And the first stirrings of that happens in the middle of the story. Darcy is so shocked by Elizabeth’s refusal – ‘And this,’ cried Darcy, as he walked with quick steps across the room, ‘is your opinion of me!’ – that he goes home and writes Elizabeth a letter explaining the truth about Wickham. After she finishes reading it, Elizabeth says, ‘ How despicably have I acted!’ she cried. ‘I who prided myself on my discernment…. Till this moment, I never knew myself.’

(Ironically, there is a mirror in this scene!)

Elizabeth and Darcy still have a long way to go before that second – successful – proposal at the end of the book, but at the midpoint of the story, they cross that line from being who they were, and how they saw themselves and each other, to who they will be by the end.

THE HUNGER GAMES: Set in a dystopian future, Katniss Evergreen volunteers to take her younger sister’s place in the murderous Hunger Games, where out of 24 participants, only one victor will be left alive at the end.

Midway through the book/film, Katniss finds herself facing physical death. She has no weapons – except for a knife – is trapped up a tree, and is literally waiting to die when daylight comes. Then something happens which can change her fortune, but only if she decides to go for it. Watch carefully for that ‘moment’ when Katniss realizes she has a chance to live. By the end of the scene, she has a weapon she is skilled in using, has killed some of her deadliest opponents, and has allies in Rue and Peeta.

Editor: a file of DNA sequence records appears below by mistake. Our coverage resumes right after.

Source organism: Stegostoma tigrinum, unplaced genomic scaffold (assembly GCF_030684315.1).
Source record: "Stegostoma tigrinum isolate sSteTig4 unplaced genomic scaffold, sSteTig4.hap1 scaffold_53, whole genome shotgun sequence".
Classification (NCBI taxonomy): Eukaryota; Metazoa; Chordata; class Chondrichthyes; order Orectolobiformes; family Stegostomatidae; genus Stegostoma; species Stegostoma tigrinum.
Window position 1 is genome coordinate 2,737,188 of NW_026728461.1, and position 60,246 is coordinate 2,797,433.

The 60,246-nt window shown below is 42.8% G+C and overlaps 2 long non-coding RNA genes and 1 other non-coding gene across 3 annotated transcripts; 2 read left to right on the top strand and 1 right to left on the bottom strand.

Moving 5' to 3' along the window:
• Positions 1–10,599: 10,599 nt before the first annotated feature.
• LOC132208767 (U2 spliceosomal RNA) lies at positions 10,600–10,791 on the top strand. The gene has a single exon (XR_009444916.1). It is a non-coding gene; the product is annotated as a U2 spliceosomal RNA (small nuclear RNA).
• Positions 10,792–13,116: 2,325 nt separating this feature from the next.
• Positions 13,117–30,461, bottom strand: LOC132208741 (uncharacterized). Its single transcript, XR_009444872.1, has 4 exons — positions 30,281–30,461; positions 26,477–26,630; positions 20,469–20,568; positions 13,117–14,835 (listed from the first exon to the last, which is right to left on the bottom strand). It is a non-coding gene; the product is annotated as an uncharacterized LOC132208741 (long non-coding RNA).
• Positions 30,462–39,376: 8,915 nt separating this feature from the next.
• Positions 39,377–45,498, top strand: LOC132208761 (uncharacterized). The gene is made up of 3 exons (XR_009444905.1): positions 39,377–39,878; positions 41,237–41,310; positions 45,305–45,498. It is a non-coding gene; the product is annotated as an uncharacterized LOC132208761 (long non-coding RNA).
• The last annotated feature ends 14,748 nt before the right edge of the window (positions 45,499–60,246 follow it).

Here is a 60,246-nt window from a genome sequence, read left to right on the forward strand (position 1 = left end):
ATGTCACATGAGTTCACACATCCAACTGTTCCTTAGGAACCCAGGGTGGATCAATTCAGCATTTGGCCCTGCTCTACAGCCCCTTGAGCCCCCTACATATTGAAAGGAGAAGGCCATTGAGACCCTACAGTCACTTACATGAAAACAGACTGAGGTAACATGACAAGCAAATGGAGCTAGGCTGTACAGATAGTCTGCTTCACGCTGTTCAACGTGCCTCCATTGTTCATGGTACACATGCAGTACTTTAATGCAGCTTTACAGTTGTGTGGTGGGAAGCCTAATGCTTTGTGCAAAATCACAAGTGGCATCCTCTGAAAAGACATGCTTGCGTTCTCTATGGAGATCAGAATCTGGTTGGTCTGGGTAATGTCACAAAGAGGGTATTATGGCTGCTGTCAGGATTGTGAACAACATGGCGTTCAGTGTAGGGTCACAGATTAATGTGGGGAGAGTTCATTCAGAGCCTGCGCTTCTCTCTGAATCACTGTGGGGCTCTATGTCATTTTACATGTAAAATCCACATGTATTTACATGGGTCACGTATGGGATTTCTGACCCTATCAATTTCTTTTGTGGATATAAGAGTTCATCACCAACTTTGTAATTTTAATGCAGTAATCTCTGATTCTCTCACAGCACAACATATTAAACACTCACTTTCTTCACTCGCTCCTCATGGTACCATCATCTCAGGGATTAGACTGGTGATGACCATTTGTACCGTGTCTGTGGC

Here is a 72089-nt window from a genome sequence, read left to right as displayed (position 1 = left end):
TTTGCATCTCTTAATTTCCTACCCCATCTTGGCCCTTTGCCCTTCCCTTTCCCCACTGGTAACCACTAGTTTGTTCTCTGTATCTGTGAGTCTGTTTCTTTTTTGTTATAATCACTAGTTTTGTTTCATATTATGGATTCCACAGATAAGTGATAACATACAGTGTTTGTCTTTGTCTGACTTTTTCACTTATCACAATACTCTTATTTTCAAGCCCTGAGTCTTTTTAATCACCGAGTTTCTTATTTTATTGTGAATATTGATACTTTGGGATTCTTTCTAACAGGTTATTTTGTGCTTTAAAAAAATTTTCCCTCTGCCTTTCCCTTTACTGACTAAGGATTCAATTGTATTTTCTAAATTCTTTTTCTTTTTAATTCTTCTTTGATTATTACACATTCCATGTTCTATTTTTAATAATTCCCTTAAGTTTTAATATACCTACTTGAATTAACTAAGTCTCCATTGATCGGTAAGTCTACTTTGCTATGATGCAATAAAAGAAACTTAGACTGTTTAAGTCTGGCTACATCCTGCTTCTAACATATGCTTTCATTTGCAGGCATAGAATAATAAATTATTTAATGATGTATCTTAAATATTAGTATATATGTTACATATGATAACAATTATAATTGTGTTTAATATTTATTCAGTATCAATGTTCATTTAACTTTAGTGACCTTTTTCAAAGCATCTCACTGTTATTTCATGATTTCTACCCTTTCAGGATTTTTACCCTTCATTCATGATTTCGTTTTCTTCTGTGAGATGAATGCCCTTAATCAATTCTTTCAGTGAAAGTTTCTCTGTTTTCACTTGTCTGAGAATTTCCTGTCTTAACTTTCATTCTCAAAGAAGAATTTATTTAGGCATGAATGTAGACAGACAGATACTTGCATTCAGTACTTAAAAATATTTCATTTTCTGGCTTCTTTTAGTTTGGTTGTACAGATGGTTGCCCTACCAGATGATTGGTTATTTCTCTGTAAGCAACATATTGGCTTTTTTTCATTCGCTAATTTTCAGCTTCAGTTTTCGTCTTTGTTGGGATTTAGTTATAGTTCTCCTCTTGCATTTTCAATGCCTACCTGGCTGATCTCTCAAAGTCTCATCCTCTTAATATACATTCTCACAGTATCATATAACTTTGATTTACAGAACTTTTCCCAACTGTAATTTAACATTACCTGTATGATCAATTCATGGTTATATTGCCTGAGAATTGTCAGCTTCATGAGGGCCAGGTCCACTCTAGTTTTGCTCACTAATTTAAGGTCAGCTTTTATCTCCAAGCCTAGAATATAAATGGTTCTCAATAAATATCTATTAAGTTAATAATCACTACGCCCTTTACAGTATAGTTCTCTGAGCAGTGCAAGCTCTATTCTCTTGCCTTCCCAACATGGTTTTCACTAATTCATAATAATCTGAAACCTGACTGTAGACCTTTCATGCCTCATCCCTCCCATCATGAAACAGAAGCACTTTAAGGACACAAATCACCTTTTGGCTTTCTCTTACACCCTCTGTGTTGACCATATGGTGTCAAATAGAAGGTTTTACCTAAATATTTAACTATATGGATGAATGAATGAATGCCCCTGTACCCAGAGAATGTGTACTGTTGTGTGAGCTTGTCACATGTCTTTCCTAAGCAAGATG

DANTE’S PEAK: A perfect example of when the midpoint of action and character development meets beautifully. (Unfortunately there is no Youtube link for this.)

A mountain is threatening to erupt, but the scientists won’t know for sure until sulphur gets into the water supply. Hero and heroine have been badly hurt in previous relationships and wary of becoming involved with anyone again.

Midpoint of the story is when hero and heroine come back from enjoying an evening at the bar. She sends the babysitter home and invites him in for coffee. Both are nervous – ‘I haven’t been with anyone in a long time.’ – and are leaning in for their first kiss when her daughter calls down from upstairs. She’s thirsty. Can she have a glass of water? The heroine turns on the tap. It’s contaminated with sulphur.

The mountain is now going to blow – not right this minute – but there is no doubt it’s going to go.

Hero and heroine have taken the joint risk to open up their hearts again. (In a love story, the midpoint is often where the hero and heroine will kiss or make love.)